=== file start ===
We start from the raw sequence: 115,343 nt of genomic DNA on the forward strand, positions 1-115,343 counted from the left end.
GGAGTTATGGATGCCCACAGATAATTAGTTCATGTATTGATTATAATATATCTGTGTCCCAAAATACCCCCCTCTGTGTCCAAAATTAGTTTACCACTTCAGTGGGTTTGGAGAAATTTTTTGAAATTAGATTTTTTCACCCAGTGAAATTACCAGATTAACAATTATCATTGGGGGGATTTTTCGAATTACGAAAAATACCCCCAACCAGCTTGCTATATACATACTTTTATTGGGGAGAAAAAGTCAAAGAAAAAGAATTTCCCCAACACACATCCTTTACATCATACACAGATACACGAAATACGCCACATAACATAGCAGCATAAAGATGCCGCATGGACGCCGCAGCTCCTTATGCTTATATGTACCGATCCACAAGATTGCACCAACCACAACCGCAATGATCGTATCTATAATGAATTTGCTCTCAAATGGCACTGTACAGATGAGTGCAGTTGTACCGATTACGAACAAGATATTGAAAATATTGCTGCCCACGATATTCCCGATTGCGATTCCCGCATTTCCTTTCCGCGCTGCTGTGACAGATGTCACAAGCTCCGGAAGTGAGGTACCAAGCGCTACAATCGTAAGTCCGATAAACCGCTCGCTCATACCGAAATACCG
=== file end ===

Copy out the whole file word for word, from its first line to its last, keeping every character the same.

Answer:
We start from the raw sequence: 115,343 nt of genomic DNA on the forward strand, positions 1-115,343 counted from the left end.
GGAGTTATGGATGCCCACAGATAATTAGTTCATGTATTGATTATAATATATCTGTGTCCCAAAATACCCCCCTCTGTGTCCAAAATTAGTTTACCACTTCAGTGGGTTTGGAGAAATTTTTTGAAATTAGATTTTTTCACCCAGTGAAATTACCAGATTAACAATTATCATTGGGGGGATTTTTCGAATTACGAAAAATACCCCCAACCAGCTTGCTATATACATACTTTTATTGGGGAGAAAAAGTCAAAGAAAAAGAATTTCCCCAACACACATCCTTTACATCATACACAGATACACGAAATACGCCACATAACATAGCAGCATAAAGATGCCGCATGGACGCCGCAGCTCCTTATGCTTATATGTACCGATCCACAAGATTGCACCAACCACAACCGCAATGATCGTATCTATAATGAATTTGCTCTCAAATGGCACTGTACAGATGAGTGCAGTTGTACCGATTACGAACAAGATATTGAAAATATTGCTGCCCACGATATTCCCGATTGCGATTCCCGCATTTCCTTTCCGCGCTGCTGTGACAGATGTCACAAGCTCCGGAAGTGAGGTACCAAGCGCTACAATCGTAAGTCCGATAAACCGCTCGCTCATACCGAAATACCG